Not too mention the bloody stupid things said in the punjabi newspapers about martyrs, guru's favourites, etc etc. Big stink about one of the writers that was or is employed by one of the big 2 punjabi papers in your town.

    The more integration we get in this country, the more we get to see how each cultures thought processes carry burdens of error that are magnificent in some cases! Even our own culture does this, but, you can't touch your nose to your elbow is how it goes.

    Anyway, here nor there. I thought this was all too similar a method of practice as what one would find in tma of all sorts but in particular of the chinese varieties which is indicative of the cross cultural back and forth over centuries and millenia.
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    Quote Originally Posted by David Jamieson View Post

    Anyway, here nor there. I thought this was all too similar a method of practice as what one would find in tma of all sorts but in particular of the chinese varieties which is indicative of the cross cultural back and forth over centuries and millenia.
    I think that every MA has far more in common than dissimilar.
    People just tend to point out the differences, typically because they want to believe they are doing something/are part of something unique.
    Psalms 144:1
    Praise be my Lord my Rock,
    He trains my hands for war, my fingers for battle !

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    Quote Originally Posted by sanjuro_ronin View Post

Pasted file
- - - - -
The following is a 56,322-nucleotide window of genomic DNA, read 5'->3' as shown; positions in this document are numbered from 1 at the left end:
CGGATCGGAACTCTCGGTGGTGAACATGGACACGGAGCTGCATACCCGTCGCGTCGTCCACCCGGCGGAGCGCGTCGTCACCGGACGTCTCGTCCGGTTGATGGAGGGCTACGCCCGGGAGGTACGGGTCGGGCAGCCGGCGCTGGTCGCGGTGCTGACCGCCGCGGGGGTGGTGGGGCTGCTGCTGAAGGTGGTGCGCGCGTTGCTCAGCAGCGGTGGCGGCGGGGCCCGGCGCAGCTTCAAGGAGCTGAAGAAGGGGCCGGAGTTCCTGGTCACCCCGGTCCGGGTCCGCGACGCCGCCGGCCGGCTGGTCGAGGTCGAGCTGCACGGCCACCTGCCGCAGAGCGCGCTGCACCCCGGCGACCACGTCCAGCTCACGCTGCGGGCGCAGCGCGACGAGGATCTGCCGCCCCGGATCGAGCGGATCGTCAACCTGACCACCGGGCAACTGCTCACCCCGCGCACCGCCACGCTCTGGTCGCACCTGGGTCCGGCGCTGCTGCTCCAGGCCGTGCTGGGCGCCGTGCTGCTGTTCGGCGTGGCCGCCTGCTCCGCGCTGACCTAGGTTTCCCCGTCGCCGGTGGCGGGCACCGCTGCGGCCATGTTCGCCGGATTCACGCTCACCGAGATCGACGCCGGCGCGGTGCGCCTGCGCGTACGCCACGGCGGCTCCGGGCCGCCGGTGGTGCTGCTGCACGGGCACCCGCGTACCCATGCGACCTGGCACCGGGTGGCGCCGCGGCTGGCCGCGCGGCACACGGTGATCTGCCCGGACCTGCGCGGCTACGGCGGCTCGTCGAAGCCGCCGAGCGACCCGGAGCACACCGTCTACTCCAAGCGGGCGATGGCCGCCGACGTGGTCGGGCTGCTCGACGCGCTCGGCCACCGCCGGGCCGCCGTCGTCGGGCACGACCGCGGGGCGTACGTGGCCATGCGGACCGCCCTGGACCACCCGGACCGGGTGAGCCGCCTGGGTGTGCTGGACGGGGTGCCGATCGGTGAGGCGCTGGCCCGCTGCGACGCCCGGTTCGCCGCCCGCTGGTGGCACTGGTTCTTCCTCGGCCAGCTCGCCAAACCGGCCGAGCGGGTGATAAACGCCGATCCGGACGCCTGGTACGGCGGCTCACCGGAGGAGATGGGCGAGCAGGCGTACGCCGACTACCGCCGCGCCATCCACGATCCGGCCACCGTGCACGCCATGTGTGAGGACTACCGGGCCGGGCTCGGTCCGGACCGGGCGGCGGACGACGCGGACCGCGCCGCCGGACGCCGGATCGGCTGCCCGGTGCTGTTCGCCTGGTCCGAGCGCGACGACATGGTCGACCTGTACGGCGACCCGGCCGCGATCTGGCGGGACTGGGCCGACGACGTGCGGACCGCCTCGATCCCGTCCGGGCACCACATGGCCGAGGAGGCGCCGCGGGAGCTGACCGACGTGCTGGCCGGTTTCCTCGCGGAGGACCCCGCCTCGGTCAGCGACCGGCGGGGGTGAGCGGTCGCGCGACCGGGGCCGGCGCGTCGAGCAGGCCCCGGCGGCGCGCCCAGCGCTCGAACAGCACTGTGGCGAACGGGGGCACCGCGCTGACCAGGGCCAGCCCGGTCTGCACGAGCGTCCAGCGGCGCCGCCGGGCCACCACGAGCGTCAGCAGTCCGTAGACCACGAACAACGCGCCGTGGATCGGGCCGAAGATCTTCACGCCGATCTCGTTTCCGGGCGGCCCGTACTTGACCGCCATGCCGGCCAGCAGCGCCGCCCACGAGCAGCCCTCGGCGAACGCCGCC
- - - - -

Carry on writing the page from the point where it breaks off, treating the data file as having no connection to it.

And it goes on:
I think that every MA has far more in common than dissimilar.
    People just tend to point out the differences, typically because they want to believe they are doing something/are part of something unique.
    I agree.

    Martial Arts is presented in ludicrous degrees of complexity.
    And then when you ask anyone who actually has put their time in and given/taken with them...they will invariably state it's the basics that work and that will be the bread and butter of your efforts when your martial art has to be used for realz.

    edumication is where it at.
    Kung Fu is good for you.

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    Sikhs to hold international martial arts competition in San Jose

    Anyone see gatka in person?

    http://www.mercurynews.com/breaking-news/ci_19199018
    By Lisa Fernandez lfernandez@mercurynews.com
    Posted: 10/26/2011 01:55:46 PM PDT
    Updated: 10/26/2011 09:43:18 PM PDT


    Sikhs are not unfamiliar with battle, neither physical nor political, here in Silicon Valley.

    And on Saturday, the community is holding its first international Sikh martial arts competition at the San Jose Gurdwara Sahib, or Sikh temple, in the Evergreen hills.

    The battle is over who will be the best "gatka" expert, the one who best masters a sword, a stick and a shield in an ancient rite of Sikh combat.

    "This is the first international gatka contest held in California," said Sukhdev Bainiwal, a member of the San Jose Sikh temple who is in charge of the battle. The first such contest was held nine years ago in Toronto.

    He said about 200 competitors from California, New York, Houston, Maryland, New Jersey, Toronto, Calgary, Vancouver and India will participate. There are four age categories, from the under-7 group to those who are in their 60s.